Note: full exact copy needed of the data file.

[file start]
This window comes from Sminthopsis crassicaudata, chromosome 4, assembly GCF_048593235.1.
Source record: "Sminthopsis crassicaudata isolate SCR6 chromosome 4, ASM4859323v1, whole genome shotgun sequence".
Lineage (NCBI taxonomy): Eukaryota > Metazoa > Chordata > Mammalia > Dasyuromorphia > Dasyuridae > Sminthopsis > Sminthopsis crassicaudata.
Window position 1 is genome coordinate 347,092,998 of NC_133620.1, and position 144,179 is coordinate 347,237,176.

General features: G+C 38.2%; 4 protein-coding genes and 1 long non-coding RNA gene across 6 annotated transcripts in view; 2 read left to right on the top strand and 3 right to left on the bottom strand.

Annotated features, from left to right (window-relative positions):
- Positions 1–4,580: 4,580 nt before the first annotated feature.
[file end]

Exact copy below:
This window comes from Sminthopsis crassicaudata, chromosome 4, assembly GCF_048593235.1.
Source record: "Sminthopsis crassicaudata isolate SCR6 chromosome 4, ASM4859323v1, whole genome shotgun sequence".
Lineage (NCBI taxonomy): Eukaryota > Metazoa > Chordata > Mammalia > Dasyuromorphia > Dasyuridae > Sminthopsis > Sminthopsis crassicaudata.
Window position 1 is genome coordinate 347,092,998 of NC_133620.1, and position 144,179 is coordinate 347,237,176.

General features: G+C 38.2%; 4 protein-coding genes and 1 long non-coding RNA gene across 6 annotated transcripts in view; 2 read left to right on the top strand and 3 right to left on the bottom strand.

Annotated features, from left to right (window-relative positions):
- Positions 1–4,580: 4,580 nt before the first annotated feature.